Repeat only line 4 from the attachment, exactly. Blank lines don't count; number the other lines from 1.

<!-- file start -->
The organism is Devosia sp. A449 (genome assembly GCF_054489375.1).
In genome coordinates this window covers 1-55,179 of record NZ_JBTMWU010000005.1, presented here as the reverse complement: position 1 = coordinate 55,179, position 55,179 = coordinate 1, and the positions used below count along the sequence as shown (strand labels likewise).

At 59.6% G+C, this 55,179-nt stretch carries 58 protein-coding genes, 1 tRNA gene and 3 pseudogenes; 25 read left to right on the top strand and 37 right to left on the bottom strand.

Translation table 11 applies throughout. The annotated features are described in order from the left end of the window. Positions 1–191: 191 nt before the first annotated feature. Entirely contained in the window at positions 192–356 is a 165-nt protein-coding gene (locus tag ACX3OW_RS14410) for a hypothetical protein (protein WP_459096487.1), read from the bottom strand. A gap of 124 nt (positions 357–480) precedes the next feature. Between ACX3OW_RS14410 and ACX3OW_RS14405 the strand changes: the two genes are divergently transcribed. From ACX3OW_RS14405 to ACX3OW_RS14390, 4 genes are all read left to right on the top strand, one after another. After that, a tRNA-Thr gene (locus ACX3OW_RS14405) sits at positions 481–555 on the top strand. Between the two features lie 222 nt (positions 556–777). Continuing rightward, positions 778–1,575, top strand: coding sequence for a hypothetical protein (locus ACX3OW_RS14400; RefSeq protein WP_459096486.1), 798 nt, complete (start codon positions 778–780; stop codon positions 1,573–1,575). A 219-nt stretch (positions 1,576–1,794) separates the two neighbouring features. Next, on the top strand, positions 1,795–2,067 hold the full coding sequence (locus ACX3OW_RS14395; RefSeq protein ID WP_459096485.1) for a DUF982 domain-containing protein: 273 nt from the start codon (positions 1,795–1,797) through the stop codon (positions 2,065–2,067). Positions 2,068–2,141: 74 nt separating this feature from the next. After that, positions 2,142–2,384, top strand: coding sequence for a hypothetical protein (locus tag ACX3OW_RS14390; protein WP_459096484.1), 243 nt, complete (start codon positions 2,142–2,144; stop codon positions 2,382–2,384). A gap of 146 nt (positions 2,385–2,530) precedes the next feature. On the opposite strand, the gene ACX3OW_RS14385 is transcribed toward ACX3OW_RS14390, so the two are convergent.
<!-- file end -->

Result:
Translation table 11 applies throughout. The annotated features are described in order from the left end of the window. Positions 1–191: 191 nt before the first annotated feature. Entirely contained in the window at positions 192–356 is a 165-nt protein-coding gene (locus tag ACX3OW_RS14410) for a hypothetical protein (protein WP_459096487.1), read from the bottom strand. A gap of 124 nt (positions 357–480) precedes the next feature. Between ACX3OW_RS14410 and ACX3OW_RS14405 the strand changes: the two genes are divergently transcribed. From ACX3OW_RS14405 to ACX3OW_RS14390, 4 genes are all read left to right on the top strand, one after another. After that, a tRNA-Thr gene (locus ACX3OW_RS14405) sits at positions 481–555 on the top strand. Between the two features lie 222 nt (positions 556–777). Continuing rightward, positions 778–1,575, top strand: coding sequence for a hypothetical protein (locus ACX3OW_RS14400; RefSeq protein WP_459096486.1), 798 nt, complete (start codon positions 778–780; stop codon positions 1,573–1,575). A 219-nt stretch (positions 1,576–1,794) separates the two neighbouring features. Next, on the top strand, positions 1,795–2,067 hold the full coding sequence (locus ACX3OW_RS14395; RefSeq protein ID WP_459096485.1) for a DUF982 domain-containing protein: 273 nt from the start codon (positions 1,795–1,797) through the stop codon (positions 2,065–2,067). Positions 2,068–2,141: 74 nt separating this feature from the next. After that, positions 2,142–2,384, top strand: coding sequence for a hypothetical protein (locus tag ACX3OW_RS14390; protein WP_459096484.1), 243 nt, complete (start codon positions 2,142–2,144; stop codon positions 2,382–2,384). A gap of 146 nt (positions 2,385–2,530) precedes the next feature. On the opposite strand, the gene ACX3OW_RS14385 is transcribed toward ACX3OW_RS14390, so the two are convergent.